Friday, March 20, 2015

And when I'm not cuddling her

For those of you who don't know, 14 days ago I picked up my BLM burro for the 2015 Great Burro Turnaround.  Per the rules of the event, I have a total of 100 days to gentle her and teach her as many things as I can before she and I will (hopefully) share her skills at the event in June.  I haven't shared much yet about how things are going with Buttercup's training.  This is primarily because the majority of the time thus far has been spent, as you've perhaps seen in my earlier posts, allowing her to be cuddled settle in and get hugged become familiar with life at Critter Farm.

However, despite not being totally training focused right now, we have developed a bit of a daily routine where we work on some simple skills:

Then, every day we reinforce the skills we've worked on the day before.  One of these skills, for example, is standing quietly while allowing me to put the halter on:

She doesn't love the halter, but she has come to accept it:

Having mastered this, I thought I'd give the lead rope a try.  I was initially worried about introducing it, thinking it might be too soon. But she often surprises me with her reactions to things and, when I first held out the rope, she came right over to investigate:

I'm fairly certain this was just because she had NO idea what impact this nylon tether would have on her life moving forward:

And, yes, some days go better than others with the lead rope.
My mantra, though, is always:  be consistent, be patient, be calm.  If I can't be those things, I need to take a break.

Buttercup and I also spend time each day learning about objects that she doesn't have to be afraid of.
The things that scare her - and the things that don't - have also been a surprise to me.
Here are two things she has been quite fearful of:
1.  The jolly ball:
You'd think that green orb was about to detonate for all the suspicion and distance she gives it.

2.  Rubber feed tubs:
Funny smelling and odd looking, she just doesn't trust them at all.

So we've spent time with these items.
It's amazing the leverage I am given just by starting out with a butt scratch.  For her, it turns out not to matter what the object is, as long as it's rubbing the hind area, so that's where we started with the jolly ball (see the how the tail is sticking out a bit?  Anyone with a donkey know that this is a clear indication that she is enjoying the jolly ball attention):

From there, I just kept going, praising her the whole way.  Up the back: 

All the way to her head.  While she isn't exactly at ease here, she didn't move away.  After a couple days of this, she's not so worried about the jolly ball any more, as long as I don't bounce it on the ground. :-) 

Of course, reward is a big part of Princess Buttercup's motivation and I've never been stingy when it comes to the carrot coins:

With the rubber feed tubs, it was a very similar process.  I let her see them, I let her see me handle them, I let her smell them, I touched her gently with them.  Then I spaced them out on the ground and asked her to walk around them.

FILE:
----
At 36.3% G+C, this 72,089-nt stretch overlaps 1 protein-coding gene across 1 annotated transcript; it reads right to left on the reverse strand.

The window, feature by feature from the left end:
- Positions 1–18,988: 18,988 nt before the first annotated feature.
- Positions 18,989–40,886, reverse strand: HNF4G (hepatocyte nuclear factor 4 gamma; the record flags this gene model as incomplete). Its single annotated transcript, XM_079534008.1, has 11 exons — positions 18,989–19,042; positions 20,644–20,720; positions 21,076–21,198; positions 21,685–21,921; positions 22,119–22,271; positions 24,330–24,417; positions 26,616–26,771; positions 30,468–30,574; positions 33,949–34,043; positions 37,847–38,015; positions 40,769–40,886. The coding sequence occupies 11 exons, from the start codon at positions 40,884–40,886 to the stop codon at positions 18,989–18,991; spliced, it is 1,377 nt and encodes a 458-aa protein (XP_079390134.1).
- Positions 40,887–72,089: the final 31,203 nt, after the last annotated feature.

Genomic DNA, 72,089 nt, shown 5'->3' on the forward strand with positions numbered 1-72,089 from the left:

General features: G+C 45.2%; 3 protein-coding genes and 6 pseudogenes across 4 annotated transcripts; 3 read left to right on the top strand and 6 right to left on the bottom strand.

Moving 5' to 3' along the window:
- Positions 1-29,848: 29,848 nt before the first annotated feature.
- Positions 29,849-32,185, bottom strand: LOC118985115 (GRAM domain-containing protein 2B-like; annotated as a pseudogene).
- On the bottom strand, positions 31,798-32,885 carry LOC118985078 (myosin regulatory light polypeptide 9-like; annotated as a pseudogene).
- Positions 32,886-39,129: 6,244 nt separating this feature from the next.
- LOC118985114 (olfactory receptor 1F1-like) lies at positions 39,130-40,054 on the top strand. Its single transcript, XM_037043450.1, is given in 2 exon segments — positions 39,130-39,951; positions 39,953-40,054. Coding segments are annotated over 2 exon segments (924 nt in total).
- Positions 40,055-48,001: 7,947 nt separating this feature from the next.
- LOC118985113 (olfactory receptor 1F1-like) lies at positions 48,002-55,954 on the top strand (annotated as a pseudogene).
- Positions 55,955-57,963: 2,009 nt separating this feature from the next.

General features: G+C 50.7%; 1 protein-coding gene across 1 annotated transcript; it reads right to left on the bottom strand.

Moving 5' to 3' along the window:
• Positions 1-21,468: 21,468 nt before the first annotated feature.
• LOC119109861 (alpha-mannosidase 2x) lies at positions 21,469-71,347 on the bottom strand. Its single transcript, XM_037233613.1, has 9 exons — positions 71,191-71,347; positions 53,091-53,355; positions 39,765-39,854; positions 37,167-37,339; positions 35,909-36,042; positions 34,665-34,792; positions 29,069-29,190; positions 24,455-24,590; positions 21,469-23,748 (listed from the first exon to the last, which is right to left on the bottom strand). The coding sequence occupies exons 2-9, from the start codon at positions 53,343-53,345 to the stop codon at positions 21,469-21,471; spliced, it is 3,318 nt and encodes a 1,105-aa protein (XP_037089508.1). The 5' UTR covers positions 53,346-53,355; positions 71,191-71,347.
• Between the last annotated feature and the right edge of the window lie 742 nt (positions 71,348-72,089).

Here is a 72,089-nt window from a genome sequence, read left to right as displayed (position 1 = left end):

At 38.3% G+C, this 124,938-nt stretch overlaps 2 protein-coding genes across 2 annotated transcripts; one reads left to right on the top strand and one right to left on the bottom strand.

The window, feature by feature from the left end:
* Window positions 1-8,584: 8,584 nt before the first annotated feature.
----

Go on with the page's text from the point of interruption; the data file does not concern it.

She said no.
So we spent a bit of time on the lead rope working up to figure 8s around them and, after a bit of locked legs and wild head swinging, she actually did it.  This photo is just after I took her lead rope off.
She's a smarty, this one:
We celebrated with...can you guess?

Butt scratches:


  1. Loving these posts! Loving you and Buttercup (and everyone else at Critter Farm)!

  2. All I keep thinking is, SO different than a wild horse.

  3. I was just explaining to my BIL that donkeys aren't stubborn, they are sizing up a situation. So glad your girl likes carrot coins and scritches. 😁

  4. Your Ass is totally kicking my Ass.... :-)

  5. So much progress in so little time. She'll be wearing one of those feed tubs before we know it.

  6. What a joy you are bringing to those of us who love us some donkeys. Thanks Ms. Danni.

  7. Patience, Patience, Danni. She is coming along nicely.

  8. I look to see her carrying a feed tub, Snoopy-style: "Hey Mom, where's my chow?" She is so delicate, feminine, sweet & smart -- I just want to hug her hard (which would scare her more than a Jolly ball, huh?). Love seeing your progress together!

  9. I am really enjoying these updates, they are fascinating. Note to self: butt scratches and remember to buy carrots at grocery this week.

  10. She is so beautiful! Good job bringing her along. I loved seeing her back into your stool last post. Our Darby does that too! She sure has landed in the perfect spot for lovin'.

  11. Just fround your blog thru Carson's, and I love Buttercup, and applaud all you're doing for her. Are you planning to keep her? I guess time will tell ..


  12. This is so interesting, to see how you move her forward, bit by bit. It will make a grand journal to look back on and see how far you've come on day 100!

  13. Do you think butt scratches and carrot coins would work on Little Miss M, too? :-)

  14. Danni, I just got back to reading blogs again and there you were back after all this time. Congratulations on you new burro. Princess Buttercup is one pretty lady. And I know that she will be a wonderful addition to your farm. Looks like butt scratching is the secret to her behaving.

  15. Can we get a blog post about the final outcome of the Turnaround? Would love to hear about your experiences. Thanks!


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